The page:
What to Know About the 2023 Military Spouse Licensing Relief Act
Nearly 40% of military spouses in the workforce have careers that require professional licensing. If you’re one of the tens of thousands of military spouses who have earned licensure, you need to know about two crucial pieces of legislation that will make your licensing transfer much easier and less expensive before your next PCS.
Photo from iStock.com/peopleimages
If time isn’t on your side, check out these important links to learn how to legally transfer your hard-earned licenses to your next new home state. We explain more about these beneficial laws below.
The 2023 Military Spouse Licensing Relief Act
In case you haven't heard the good news, the Military Spouse Licensing Relief Act, sponsored by veteran Rep. Mike Garcia (R-CA) with bipartisan support, was finally signed into law by President Joe Biden the first week of January 2023. The act was a provision within the Veterans Auto and Education Improvement Act. At its core, the act states that any military spouse or servicemember with a professional license and an ordered PCS can transfer it to their gaining state.
Photo from iStock.com/stefanamer
Who the New Military Spouse License Law Benefits
Under the new law, any military spouse or servicemember with a professional license can transfer it to all 50 states. But, if your new state already participates in an existing licensure compact and you currently work within the compact, the compact precedes the new federal law.
Some of the most popular transferable licenses include:
- Health Care Professions: nursing, physician assistant, emergency medical technician and paramedic, pharmacist, and physical therapists
- Real Estate Agent
- Social Worker
- Massage Therapist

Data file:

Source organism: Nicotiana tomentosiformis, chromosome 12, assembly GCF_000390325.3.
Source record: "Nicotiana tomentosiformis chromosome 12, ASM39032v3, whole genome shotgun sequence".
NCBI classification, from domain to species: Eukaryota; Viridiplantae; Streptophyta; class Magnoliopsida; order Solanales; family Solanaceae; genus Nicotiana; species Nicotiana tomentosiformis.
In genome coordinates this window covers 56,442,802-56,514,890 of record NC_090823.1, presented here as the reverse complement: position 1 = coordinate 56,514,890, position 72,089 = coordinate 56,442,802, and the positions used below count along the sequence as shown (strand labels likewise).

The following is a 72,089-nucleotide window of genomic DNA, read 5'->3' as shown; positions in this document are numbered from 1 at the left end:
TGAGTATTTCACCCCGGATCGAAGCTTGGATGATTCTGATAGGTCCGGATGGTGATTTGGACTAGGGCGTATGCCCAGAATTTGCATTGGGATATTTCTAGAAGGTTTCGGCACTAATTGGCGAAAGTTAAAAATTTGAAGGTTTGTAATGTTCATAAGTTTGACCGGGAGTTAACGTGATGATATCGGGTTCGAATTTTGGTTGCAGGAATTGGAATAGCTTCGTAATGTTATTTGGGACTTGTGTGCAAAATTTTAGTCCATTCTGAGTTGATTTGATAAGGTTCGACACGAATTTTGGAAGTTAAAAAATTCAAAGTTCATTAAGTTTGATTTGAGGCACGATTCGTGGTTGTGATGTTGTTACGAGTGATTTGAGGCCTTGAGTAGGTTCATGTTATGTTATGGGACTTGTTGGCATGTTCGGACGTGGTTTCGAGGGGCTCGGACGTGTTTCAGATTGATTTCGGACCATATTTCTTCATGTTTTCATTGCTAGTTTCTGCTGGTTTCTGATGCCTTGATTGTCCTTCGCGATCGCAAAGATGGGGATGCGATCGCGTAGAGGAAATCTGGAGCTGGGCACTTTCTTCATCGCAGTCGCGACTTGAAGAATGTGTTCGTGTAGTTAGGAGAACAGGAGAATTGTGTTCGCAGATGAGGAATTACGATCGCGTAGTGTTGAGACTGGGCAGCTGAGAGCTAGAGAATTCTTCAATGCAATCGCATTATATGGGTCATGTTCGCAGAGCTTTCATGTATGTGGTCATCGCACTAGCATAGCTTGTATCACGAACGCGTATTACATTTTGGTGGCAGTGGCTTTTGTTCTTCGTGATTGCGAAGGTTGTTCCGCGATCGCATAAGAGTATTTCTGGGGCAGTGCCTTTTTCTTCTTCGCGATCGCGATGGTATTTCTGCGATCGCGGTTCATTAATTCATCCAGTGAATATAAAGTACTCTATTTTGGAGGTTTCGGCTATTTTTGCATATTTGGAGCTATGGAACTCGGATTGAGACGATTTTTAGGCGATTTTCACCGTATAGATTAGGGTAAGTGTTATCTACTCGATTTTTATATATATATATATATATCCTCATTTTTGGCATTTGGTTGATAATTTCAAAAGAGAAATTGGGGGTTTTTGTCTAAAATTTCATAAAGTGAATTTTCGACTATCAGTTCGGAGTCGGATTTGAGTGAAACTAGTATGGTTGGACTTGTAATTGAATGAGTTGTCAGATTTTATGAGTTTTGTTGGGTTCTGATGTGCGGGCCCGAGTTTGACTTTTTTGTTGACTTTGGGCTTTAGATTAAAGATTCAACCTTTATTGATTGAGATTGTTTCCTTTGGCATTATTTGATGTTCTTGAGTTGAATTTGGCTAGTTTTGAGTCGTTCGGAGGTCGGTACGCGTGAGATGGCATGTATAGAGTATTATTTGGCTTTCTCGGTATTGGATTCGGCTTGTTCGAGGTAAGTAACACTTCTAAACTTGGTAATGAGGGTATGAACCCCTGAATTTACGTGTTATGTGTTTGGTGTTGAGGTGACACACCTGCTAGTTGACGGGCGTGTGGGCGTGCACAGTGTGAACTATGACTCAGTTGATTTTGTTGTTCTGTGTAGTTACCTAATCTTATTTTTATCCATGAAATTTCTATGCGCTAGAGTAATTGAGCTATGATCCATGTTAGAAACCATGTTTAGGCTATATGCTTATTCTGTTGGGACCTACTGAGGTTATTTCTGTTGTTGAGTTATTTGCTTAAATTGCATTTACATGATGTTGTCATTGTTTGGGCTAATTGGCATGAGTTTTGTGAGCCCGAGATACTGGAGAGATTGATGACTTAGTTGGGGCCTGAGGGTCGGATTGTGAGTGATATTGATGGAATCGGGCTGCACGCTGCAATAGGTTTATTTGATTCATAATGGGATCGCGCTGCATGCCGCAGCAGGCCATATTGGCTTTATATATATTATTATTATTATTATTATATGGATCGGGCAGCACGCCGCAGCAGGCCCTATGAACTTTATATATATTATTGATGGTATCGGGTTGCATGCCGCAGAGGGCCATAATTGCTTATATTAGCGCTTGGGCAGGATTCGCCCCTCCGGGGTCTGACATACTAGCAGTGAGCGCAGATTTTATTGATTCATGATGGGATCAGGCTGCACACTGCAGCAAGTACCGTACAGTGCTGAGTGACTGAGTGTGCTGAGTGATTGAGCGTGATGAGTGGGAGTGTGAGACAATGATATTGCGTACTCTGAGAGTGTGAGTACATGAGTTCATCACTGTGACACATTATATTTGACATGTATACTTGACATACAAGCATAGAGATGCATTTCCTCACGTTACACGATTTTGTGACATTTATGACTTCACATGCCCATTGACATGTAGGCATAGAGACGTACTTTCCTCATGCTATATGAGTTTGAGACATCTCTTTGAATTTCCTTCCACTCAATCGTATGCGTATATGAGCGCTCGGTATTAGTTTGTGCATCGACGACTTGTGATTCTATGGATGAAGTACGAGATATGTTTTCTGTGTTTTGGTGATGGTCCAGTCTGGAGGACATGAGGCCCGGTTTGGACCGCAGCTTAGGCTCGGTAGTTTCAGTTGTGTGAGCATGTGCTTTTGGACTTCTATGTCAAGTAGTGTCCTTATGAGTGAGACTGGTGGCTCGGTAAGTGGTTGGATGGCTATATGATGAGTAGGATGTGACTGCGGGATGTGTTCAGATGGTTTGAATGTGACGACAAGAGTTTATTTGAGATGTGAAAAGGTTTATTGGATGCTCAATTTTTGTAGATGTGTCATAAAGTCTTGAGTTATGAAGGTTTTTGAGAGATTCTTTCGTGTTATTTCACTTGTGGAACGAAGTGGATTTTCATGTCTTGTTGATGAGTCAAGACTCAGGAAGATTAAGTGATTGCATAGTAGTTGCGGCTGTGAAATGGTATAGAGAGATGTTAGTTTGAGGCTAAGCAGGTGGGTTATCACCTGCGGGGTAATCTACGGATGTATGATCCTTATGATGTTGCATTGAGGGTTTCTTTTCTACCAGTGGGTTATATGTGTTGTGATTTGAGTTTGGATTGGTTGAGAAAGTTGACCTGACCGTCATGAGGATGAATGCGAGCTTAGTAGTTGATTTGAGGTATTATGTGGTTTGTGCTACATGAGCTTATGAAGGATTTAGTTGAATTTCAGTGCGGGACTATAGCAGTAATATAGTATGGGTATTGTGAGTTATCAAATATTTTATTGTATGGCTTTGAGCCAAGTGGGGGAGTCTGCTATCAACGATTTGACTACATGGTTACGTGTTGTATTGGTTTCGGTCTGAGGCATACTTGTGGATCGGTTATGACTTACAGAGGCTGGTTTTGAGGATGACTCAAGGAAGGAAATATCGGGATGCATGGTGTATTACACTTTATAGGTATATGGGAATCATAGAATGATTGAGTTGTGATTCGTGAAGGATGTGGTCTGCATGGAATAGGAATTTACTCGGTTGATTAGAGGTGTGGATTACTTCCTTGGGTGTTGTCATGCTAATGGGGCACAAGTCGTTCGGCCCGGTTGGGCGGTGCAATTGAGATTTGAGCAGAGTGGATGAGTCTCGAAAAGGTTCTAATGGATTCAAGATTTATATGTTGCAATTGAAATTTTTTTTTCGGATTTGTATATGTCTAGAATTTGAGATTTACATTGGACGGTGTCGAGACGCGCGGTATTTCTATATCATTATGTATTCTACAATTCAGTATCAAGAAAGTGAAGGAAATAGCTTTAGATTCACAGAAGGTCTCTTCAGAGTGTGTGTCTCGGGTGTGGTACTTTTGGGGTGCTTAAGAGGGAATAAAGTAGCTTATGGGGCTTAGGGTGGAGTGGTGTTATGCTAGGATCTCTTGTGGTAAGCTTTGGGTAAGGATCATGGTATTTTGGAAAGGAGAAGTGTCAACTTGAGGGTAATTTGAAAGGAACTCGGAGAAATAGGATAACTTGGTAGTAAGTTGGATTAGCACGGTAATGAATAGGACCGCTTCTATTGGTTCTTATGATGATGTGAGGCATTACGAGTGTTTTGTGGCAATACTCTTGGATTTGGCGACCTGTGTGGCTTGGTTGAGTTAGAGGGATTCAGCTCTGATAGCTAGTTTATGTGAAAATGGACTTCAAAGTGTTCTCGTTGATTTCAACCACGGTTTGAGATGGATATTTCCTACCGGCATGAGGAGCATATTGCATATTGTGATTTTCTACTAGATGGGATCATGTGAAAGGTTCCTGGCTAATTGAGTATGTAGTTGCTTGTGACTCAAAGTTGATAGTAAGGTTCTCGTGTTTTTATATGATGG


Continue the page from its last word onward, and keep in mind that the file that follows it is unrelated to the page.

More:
Unfortunately, the new law doesn’t cover lawyer spouses. Although Rep. Garcia initially intended to include attorneys in the provision, he didn’t receive the support needed from the states. Most were concerned about the vast differences in individual state laws and how the gaps between the laws and licensing would be bridged. However, the Military Spouse JD Network continues to advocate for licensing continuity in the U.S. and has created military spouse attorney licensing accommodations in 45 states and the Virgin Islands, with four more states in the works.
OCONUS military spouses also have something to look forward to. Now that the framework is laid, Rep. Garcia foresees working with foreign governments to add more licensing transfer options to overseas locations.
Because the law is new, states will have to catch up with the transfer process, but prepare to submit multiple documents before deciding to transfer your license. Expect to check these boxes first.
- Send a copy of PCS orders to your new state’s licensing authority.
- Complete the new state’s requirements for standards of practice and continuing education.
- Maintain clear histories with each licensing authority with which you have previous and future licensure.